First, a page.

On This Day, December 30

Led Zeppelin captured live for the first time in Spokane gym, December 30, 1968. Within a year, they’d be big. Within two, they’d be huge. And within three, they’d be the biggest band in the world. But on December 30, 1968, the quartet of British rockers preparing for their fifth-ever gig in the United States were using propane heaters to keep themselves and their equipment warm while they waited to go on as the opening act for Vanilla Fudge at a concert in a frigid college gymnasium in western Washington State. A few serious rock fans in attendance had at least heard about the new band formed around the former guitarist from the now-defunct Yardbirds, but if those fans even knew the name of this new group, they might not have recognized it in the ads that ran in the local newspaper. The Spokesman-Review of Spokane, Washington, ran an advertisement on this day in 1968 for a concert at Gonzaga University featuring “The Vanilla Fudge, with Len Zefflin”—a concert of which a bootleg recording would later emerge that represents the first-ever live Led Zeppelin performance captured on tape. Find Led Zeppelin at the library, in hoopla and on Freegal.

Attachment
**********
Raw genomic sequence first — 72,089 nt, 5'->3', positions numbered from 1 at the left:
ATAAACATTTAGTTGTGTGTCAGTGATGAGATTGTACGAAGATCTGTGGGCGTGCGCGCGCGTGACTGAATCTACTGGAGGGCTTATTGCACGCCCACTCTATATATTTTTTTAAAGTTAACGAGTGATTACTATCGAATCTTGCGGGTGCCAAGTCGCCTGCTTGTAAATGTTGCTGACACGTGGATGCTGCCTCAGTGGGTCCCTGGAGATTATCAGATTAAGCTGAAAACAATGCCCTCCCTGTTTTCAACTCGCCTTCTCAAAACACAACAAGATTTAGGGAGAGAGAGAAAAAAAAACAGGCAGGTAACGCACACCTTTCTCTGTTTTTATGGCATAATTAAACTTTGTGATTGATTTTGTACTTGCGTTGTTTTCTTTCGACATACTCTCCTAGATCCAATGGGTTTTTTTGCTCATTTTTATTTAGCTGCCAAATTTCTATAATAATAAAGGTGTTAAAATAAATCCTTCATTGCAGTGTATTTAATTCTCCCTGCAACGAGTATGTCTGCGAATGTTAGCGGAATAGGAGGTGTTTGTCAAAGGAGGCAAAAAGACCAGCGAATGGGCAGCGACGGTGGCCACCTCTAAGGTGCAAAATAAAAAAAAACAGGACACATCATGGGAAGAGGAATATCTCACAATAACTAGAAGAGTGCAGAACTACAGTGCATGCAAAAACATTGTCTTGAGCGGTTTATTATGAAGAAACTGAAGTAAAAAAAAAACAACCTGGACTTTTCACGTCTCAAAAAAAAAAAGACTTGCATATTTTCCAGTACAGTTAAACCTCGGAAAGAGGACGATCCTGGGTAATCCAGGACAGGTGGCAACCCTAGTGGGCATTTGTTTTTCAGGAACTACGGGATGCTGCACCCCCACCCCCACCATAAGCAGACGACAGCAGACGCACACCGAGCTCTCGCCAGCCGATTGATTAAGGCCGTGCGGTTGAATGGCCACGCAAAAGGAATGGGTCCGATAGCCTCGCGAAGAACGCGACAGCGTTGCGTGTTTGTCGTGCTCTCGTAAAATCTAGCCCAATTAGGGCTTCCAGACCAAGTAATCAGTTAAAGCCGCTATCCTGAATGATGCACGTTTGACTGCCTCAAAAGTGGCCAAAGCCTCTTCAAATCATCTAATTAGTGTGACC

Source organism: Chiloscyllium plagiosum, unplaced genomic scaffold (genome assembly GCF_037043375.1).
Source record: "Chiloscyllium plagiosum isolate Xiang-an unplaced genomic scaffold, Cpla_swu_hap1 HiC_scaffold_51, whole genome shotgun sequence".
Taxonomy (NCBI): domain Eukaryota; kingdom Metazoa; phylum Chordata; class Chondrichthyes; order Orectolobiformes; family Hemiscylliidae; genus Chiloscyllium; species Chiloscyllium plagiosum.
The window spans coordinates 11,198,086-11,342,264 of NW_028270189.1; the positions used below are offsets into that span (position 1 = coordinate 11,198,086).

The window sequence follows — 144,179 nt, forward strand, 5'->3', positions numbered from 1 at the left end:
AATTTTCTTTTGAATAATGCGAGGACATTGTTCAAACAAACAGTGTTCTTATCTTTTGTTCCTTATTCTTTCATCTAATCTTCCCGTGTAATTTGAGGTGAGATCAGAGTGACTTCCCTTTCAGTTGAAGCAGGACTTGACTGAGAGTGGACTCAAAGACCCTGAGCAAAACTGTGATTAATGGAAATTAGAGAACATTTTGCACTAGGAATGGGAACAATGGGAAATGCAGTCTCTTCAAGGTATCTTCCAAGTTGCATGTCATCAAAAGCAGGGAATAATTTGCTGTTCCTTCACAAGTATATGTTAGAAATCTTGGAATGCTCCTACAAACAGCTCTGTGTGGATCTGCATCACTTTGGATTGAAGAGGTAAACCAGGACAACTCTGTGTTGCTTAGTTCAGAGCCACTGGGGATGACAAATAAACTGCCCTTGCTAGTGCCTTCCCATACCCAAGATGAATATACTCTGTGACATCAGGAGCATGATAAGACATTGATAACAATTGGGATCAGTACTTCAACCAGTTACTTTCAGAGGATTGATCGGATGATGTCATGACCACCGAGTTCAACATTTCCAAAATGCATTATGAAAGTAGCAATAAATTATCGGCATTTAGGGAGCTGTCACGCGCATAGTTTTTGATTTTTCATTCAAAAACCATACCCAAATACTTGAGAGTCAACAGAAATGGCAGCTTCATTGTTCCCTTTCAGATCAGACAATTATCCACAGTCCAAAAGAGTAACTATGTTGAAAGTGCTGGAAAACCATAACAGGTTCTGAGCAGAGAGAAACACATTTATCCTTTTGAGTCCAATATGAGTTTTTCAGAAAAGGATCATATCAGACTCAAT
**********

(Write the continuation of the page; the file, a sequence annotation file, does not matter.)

mayer

Mercer Mayer, children’s book writer and illustrator. was born in Little Rock Arkansas on December 30, 1943.  He has published over 300 books using a wide range of illustrative styles. Mayer is best known for his “Little Critter” and “Little Monster” series of books. In addition to writing and illustrating his own books, Mayer has collaborated on many projects with other children’s authors. He has illustrated books for John Bellairs, Jane Yolen, Jan Wahl, Jay Williams, John D. Fitzgerald, among others. Find Mercer Mayer at the library and on hoopla.


 

kiplingJoseph Rudyard Kipling, an English short-story writer, poet, and novelist, was born in Bombay, India on December 30, 1865. Kipling’s works of fiction include The Jungle Book (1894), Kim (1901), and many short stories, including “The Man Who Would Be King” (1888). His poems include “Mandalay” (1890), “Gunga Din” (1890), “The Gods of the Copybook Headings” (1919), “The White Man’s Burden” (1899), and “If—” (1910). He is regarded as a major innovator in the art of the short story; his children’s books are classics of children’s literature; and one critic described his work as exhibiting “a versatile and luminous narrative gift”. Find Rudyard Kipling in the library,  on OverDrive and at hoopla.

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